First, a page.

An editorial in The Washington Times today notes President Obama’s prominent pledges of being open to adopt Republican-supported plans for medical liability reform in the health care bill. From “Trial lawyers love Obamacare“:
Those pledges – which Mr. Obama made twice in major public forums – were worthless. The final version of Obamacare, as signed into law, is a dream come true for big-money plaintiffs’ lawyers.
That was the message in a letter the president of the American Association for Justice wrote to his membership and posted on the group’s Web site. The misnamed AAJ – which was formerly and more accurately called the Association of Trial Lawyers of America – is the house organ for the national plaintiffs’ bar and a major source of campaign cash for congressional Democrats.
Reporting on reformers’ efforts to protect doctors and hospitals from predatory lawsuits, AAJ President Anthony Tarricone wrote, “I am very pleased to report that the health care bill is clear of any [such] provisions. … While there is a provision for demonstration projects, it provides an absolute opt-out clause for plaintiffs at any time.”
Tarricone’s tone is boastful and his claims dishonest. From his e-mail message, posted at the AAJ website.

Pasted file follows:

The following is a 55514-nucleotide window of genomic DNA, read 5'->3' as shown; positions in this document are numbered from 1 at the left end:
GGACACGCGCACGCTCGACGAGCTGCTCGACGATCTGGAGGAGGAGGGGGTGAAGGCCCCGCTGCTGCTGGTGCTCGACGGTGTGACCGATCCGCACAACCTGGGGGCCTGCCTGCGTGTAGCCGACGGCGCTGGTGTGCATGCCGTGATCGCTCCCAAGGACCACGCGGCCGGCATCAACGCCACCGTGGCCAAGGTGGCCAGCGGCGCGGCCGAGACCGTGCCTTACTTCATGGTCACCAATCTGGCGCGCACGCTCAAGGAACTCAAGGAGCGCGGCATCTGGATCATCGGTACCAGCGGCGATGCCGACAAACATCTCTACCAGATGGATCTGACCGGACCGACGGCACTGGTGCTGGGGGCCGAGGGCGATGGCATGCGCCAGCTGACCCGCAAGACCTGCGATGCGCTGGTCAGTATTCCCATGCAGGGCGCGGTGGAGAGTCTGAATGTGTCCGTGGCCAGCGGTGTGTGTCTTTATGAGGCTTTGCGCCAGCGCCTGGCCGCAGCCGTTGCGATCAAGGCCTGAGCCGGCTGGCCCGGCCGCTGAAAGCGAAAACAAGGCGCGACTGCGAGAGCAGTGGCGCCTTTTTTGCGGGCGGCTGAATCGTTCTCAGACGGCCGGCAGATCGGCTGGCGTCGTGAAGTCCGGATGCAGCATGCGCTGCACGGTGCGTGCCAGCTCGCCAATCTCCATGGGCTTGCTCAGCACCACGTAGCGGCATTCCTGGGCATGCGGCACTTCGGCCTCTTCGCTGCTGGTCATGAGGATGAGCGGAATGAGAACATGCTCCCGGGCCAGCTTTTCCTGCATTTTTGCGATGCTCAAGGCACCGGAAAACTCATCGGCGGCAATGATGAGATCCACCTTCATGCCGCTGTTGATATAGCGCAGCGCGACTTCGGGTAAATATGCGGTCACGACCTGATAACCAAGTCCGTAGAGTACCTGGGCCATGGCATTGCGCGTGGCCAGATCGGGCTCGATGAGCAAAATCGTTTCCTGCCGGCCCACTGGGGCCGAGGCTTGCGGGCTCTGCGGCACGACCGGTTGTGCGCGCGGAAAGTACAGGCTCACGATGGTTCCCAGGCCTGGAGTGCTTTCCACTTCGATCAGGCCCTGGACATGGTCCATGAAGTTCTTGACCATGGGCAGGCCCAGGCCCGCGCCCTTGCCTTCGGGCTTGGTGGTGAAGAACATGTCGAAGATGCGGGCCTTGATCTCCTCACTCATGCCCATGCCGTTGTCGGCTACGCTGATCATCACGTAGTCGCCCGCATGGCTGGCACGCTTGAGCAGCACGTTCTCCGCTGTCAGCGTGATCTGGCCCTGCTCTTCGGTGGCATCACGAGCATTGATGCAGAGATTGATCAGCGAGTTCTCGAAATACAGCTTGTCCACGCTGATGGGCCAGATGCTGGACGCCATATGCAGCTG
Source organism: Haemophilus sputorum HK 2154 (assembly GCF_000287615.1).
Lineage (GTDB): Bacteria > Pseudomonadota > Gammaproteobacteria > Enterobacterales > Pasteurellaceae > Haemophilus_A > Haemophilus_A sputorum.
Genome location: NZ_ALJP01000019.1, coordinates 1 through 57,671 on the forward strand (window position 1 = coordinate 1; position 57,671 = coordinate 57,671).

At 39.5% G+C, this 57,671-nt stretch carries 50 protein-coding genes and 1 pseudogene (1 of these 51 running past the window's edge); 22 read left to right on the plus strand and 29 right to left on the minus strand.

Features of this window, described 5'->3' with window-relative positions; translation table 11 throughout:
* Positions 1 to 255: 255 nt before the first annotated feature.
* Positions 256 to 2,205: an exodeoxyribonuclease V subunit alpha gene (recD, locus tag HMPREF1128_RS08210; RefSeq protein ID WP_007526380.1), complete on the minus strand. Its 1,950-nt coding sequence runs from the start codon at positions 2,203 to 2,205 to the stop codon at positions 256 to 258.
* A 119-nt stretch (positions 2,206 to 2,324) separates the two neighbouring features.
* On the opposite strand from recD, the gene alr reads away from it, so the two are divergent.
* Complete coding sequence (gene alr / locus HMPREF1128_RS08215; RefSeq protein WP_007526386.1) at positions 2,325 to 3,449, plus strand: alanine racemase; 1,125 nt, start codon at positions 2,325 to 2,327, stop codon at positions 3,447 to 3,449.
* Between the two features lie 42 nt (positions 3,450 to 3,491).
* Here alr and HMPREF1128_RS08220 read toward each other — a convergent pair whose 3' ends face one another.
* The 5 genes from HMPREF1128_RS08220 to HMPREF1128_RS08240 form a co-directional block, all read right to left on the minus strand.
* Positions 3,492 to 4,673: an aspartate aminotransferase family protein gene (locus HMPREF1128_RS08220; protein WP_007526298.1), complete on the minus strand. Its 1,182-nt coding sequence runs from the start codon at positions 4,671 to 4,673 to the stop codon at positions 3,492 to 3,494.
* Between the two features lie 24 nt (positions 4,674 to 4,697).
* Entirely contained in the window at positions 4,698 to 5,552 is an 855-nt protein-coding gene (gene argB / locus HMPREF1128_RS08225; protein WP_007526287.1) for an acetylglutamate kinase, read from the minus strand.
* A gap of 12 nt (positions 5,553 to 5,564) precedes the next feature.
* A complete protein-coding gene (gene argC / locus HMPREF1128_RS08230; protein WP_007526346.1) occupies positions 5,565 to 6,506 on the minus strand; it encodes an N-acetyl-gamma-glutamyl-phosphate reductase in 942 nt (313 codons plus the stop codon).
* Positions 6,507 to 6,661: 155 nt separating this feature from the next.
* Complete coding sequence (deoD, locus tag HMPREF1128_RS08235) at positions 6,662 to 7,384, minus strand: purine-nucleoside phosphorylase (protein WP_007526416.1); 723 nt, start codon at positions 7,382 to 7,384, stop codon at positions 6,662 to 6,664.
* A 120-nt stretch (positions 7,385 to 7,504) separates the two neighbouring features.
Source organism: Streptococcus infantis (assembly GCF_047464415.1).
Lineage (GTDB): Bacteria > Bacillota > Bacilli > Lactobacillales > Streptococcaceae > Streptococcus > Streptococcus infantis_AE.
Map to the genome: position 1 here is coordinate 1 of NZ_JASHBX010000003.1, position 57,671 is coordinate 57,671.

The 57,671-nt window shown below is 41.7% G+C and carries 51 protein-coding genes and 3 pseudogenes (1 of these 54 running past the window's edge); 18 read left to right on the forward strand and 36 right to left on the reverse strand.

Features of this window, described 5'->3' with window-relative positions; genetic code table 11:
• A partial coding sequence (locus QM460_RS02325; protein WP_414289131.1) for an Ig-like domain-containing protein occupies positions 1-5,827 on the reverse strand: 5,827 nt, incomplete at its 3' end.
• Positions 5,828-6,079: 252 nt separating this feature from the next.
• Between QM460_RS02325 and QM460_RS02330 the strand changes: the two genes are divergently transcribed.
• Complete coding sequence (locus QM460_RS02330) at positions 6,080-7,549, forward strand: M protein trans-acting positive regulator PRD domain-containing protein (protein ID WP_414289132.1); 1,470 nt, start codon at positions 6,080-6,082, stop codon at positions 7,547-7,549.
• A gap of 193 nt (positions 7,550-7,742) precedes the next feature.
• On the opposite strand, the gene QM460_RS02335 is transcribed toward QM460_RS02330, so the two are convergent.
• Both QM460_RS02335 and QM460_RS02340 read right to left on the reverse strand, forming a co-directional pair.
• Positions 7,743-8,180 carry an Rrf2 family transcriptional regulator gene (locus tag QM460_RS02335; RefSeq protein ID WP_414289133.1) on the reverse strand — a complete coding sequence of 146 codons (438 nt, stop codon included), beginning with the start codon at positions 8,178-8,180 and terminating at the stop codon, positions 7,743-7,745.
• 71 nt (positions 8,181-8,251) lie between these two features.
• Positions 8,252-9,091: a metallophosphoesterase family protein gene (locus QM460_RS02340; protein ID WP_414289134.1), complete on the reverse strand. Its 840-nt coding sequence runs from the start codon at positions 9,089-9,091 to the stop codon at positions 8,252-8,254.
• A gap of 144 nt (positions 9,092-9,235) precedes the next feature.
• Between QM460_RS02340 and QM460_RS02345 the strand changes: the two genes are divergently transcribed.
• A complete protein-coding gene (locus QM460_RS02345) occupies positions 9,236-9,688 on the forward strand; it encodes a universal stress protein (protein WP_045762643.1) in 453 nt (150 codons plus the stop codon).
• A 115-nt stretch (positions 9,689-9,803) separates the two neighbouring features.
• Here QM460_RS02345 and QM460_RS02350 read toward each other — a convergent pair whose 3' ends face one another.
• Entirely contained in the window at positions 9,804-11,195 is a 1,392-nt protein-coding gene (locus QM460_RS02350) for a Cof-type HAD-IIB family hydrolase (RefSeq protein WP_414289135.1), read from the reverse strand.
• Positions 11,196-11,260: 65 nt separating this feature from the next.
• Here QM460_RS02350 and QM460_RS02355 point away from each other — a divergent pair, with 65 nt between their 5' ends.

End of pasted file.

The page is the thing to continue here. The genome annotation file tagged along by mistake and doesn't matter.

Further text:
Whether reading the newspaper or watching C-SPAN, all of you saw the constant assault against trial lawyers and injured patients. Many opponents of these health care bills had no substantive solutions of their own, and in turn, levied attacks on our clients. It was distressing, but at the same time, it was our call-to-action.
Who attacked injured patients? Who levied attacks on the AAJ’s clients? No one we ever saw. The charge is just big lie buncombe. As for “no substantive solutions of their own,” we direct you to the National Association of Manufacturers’ health care principles, which highlights substantive solutions to the failures of U.S. health care, it should go without saying, do not attack injured patients. Separately, Republican members of Congress proposed detailed alternatives to the President’s plan, including medical liability reform.
We do not yet find the final statutory language on the state demonstration projects, but the Kaiser Family Foundation has summarized the provision:
Medical malpractice * Award five-year demonstration grants to states to develop, implement, and evaluate alternatives to current tort litigations. Preference will be given to states that have developed alternatives in consultation with relevant stakeholders and that have proposals that are likely to enhance patient safety by reducing medical errors and adverse events and are likely to improve access to liability insurance. (Funding appropriated for five years beginning in fiscal year 2011)
What’s missing? Any provisions addressing cost control. And for that, the trial lawyers are celebrating.
A note about media coverage: The Point of Law post was written by this blogger, and Legal NewsLine is a web publication backed by the U.S. Chamber of Commerce. The Washington Times piece is an editorial.
So the only major media outlet to cover as news the trial lawyers’ boasting about blocking health care reform is The Wall Street Journal. A salute to the WSJ, but where are the other reporters who are usually so quick to decry the role of special interests and lobbyists in the health care debate?